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Lag-less Gameplay?

Last response: in Video Games
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May 12, 2011 4:04:26 AM

Has anyone heard of the new technology being developed?
My friend who's a lawyer specializing in U.S. Patents currently has two former Nvida employees and supposedly they've created a new way to game with absolutely 0% lag and is expected to be tested and showcased to ISP's and to see if they'll use it. If they do I expect them to incorporate this to a gamer package. This would be wonderful because I personally do not enjoy teleporting across a map due to a single person with a bad connection.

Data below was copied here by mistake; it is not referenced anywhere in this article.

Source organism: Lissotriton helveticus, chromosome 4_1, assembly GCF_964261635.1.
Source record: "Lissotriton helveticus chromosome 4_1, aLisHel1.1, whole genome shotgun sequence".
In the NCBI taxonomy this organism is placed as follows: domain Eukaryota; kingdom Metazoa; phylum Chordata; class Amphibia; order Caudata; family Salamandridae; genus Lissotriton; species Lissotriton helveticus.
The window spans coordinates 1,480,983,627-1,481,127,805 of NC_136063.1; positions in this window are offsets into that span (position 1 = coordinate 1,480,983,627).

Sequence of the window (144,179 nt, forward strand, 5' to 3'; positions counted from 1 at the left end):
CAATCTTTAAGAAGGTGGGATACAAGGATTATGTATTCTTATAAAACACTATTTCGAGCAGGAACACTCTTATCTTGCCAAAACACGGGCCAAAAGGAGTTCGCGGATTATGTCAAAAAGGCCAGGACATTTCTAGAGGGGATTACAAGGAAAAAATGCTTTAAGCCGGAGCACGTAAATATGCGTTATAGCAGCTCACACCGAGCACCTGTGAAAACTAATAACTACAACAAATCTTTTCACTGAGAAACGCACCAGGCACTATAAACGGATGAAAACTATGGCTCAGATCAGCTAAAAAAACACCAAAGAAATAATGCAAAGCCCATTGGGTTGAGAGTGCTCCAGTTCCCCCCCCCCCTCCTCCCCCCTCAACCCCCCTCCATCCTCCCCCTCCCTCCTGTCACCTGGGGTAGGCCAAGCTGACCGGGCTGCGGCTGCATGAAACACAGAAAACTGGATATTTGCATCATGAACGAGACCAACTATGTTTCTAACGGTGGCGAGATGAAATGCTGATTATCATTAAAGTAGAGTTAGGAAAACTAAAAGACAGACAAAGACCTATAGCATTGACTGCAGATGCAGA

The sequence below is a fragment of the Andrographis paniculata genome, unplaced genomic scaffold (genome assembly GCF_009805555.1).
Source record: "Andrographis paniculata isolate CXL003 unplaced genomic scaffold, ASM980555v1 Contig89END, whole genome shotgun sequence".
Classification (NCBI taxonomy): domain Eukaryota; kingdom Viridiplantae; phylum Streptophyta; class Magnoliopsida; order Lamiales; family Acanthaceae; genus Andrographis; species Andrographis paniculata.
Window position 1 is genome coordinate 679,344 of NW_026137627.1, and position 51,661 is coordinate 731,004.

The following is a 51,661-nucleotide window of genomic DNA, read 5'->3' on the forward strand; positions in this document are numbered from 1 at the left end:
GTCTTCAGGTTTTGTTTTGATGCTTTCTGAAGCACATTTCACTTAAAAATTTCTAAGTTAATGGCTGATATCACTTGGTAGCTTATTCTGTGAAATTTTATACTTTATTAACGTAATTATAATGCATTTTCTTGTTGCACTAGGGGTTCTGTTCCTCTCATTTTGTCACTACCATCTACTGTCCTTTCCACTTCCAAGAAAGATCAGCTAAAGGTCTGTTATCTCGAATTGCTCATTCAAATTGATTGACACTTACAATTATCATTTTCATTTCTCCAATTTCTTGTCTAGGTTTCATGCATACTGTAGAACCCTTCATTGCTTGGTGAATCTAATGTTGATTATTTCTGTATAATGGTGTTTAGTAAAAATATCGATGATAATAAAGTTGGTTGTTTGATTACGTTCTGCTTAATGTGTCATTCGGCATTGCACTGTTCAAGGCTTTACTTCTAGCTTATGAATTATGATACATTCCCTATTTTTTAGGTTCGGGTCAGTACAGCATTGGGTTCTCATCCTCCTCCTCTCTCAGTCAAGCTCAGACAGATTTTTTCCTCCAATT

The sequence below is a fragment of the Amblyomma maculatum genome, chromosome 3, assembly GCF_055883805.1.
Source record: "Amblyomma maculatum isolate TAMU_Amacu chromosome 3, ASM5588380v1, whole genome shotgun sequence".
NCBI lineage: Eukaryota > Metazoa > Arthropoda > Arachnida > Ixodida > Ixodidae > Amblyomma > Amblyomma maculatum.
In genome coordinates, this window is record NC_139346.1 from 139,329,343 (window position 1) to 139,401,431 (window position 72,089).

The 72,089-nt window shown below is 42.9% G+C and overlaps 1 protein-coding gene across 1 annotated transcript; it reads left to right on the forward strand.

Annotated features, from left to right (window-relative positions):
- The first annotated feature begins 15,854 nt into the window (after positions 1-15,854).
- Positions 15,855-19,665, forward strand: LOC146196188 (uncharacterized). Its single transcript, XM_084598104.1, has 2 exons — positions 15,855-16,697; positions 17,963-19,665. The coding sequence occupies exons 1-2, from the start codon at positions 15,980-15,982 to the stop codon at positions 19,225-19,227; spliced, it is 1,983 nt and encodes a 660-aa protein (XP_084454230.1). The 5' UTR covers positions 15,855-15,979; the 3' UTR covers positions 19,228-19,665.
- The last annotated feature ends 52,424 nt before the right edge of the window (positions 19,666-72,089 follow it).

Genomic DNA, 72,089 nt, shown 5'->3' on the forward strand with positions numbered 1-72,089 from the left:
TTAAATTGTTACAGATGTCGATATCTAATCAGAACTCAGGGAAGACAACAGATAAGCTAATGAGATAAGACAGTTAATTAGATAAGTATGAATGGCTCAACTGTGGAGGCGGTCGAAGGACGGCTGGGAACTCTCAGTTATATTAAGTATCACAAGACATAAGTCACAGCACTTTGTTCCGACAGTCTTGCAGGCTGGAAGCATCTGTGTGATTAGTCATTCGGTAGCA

My question is whether or not have any of you heard of such news? I'm talking about modding your comp or paying 80/month for high mbps connection but a more easier way from changing it from the source, the internet provider.

More about : lag gameplay

May 12, 2011 7:40:44 AM

I call bogus. The only way to eliminate lag completely is a) host the game in your living room, or b) increase the speed of light in a wire.
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May 12, 2011 12:20:06 PM

I don't see this happening or being true. It always takes time to get from point A to point B. Even if the time is minimal, it won't be zero... unless they've come up with a transporter. ;) 
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May 12, 2011 2:02:05 PM